We define a Hard Technology company as one actually developing/making/selling technology products – both hardware and software – as their primary business activity.  Companies like Intel (pc chips), Cisco (network chips), Microsoft (pc software), Verizon (wireless networks), Apple (smart phones), etc. are clearly in this category.  Now even more traditional Soft Technology companies like Ford, GM, Boeing, GE, Frigidaire, etc. are building more and more embedded technology into their products to increase profit margins and customer appeal. A new car nowadays contains hundreds of microchips, actually small special purpose microcomputers), to implement new features customers demand. Same with a washer, dryer, refrigerator, etc.; their control panels are looking more like the flight deck on the starship Enterprise than an appliance (and they even come in colors too, whoopee!!!).

In addition, we are not just talking about manufacturing companies either. Retailers and fast food companies are working feverishly to deploy wireless ordering and checkout systems to lower personnel costs. Banks and other financial institutions have deployed ATM networks and electronic banking that customers love, at the same time eliminating many jobs. Some banks, insurance and mortgage companies have gone entirely virtual, not only reducing labor costs but also expensive brick and mortar facilities.

The take-away here is competency in designing and implementing technology into products and services has become another core competency in businesses where previously it wasn’t seen as that important.

Barriers Facing Hard and Soft Technology Companies and Strategies Used to Overcome These Barriers

Hard technology companies face a myriad of challenges, notably; the cost/risk of developing new technology, attracting investment capital, recruiting and retaining world-class developers, cutthroat competition, both domestic and foreign, and legal barriers erected by foreign governments to protect their domestic developers and/or restrict their peoples’ access to technology and information.

Soft technology companies include everyone else, i.e. companies buying and deploying new technology from hard technology companies (i.e. developers). The more aggressive soft technology companies (AKA “first movers”) all face the twin challenges of cost/risk and technology/implementation failure (see Obamacare website rollout for a good example). Those slower to adopt new technology (we’ve discussed Blockbuster) face the very real risk of being left behind.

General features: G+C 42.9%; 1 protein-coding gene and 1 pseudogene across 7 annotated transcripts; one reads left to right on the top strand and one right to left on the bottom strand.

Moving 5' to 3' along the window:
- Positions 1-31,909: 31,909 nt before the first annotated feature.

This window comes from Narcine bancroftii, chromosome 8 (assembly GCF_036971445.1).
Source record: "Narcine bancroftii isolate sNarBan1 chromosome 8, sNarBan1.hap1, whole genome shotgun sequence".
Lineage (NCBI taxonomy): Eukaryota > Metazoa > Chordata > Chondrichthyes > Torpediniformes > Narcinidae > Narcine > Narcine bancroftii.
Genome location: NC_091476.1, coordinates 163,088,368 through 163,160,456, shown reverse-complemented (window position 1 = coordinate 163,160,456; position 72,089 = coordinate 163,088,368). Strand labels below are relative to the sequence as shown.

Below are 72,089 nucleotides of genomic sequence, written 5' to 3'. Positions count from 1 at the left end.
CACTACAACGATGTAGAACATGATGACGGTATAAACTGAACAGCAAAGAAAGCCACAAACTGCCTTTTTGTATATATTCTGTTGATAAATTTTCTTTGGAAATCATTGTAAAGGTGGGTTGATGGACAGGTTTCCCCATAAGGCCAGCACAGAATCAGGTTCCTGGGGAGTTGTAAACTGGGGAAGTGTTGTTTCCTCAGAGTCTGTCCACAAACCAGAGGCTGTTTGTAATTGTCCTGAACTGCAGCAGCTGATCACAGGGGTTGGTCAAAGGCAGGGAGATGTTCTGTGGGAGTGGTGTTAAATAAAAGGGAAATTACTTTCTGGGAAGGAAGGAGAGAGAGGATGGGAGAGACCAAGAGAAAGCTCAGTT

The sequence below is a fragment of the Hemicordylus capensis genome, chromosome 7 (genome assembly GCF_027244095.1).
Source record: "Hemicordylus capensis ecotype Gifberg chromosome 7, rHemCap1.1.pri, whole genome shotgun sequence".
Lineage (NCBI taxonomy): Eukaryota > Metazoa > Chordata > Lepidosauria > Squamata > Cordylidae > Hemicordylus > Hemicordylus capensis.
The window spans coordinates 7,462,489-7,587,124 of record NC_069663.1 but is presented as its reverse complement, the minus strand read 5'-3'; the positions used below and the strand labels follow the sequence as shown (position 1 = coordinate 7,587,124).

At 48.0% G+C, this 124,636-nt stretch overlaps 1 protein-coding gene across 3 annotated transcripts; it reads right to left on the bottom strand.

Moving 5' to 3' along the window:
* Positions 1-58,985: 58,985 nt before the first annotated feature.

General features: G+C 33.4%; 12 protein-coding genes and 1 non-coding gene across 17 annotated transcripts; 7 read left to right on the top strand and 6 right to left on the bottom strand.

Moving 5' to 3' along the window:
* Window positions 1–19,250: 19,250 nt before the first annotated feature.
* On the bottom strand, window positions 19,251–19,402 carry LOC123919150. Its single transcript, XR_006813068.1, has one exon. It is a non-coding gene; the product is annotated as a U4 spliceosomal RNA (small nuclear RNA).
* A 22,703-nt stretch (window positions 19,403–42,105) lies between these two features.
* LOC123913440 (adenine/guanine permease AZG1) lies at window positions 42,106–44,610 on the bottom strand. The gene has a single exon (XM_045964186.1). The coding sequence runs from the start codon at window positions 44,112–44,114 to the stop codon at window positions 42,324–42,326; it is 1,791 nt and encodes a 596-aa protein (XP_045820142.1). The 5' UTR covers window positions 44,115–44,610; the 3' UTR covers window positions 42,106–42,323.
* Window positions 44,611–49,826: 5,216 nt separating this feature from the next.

Most US multi-nationals, in the 1990s faced the challenge of implementing global “enterprise systems” to increase customer/supplier communications, productivity and customer service and across their global operations. Most were operating in a “smokestack” environment, where their individual operations were highly independent of each other. This works OK until you begin to deal with global customers and suppliers who were expecting them to coordinate orders, service, etc. worldwide.

Did you know that the initial cost of implementing a worldwide enterprise system – like SAP or PeopleSoft/Oracle – could approach a billion dollars (that’s billion, with a “B”)! To make matters worse, installing a so-called “new release” of the same system every few years can easily exceed $100 million.

However, technology eventually solves all problems. So-called “cloud-based systems” have begun to lower these costs and reduce the risk of implementation failure.

Strategies Used by Hard and Soft Technology Companies to Develop (Hard Technology Companies), Implement (Soft technology Companies) and Protect Proprietary Technology

Hard technology companies have adopted many strategies to cope with the huge challenges they face. Maybe the most successful has been partnering and collaborating with global business partners via the web. This includes involving customers and prospective customers in identifying the requirements of new technologies. Another strategy has been to build new products using core components of older systems, sometimes referred to as reusable code and “containers” (we’re getting down in the weeds now!).

Soft technology companies have adopted similar strategies. They rely on third party consultants to implement new technologies, and prefer to buy commercial off-the-shelf technology (referred to as COTS by the military and other government buyers) rather than be pioneers and risk technology/implementation failures, which have cost many people their jobs! It’s become a balancing act deciding whether to be a nimble first mover or wait for someone else to go first.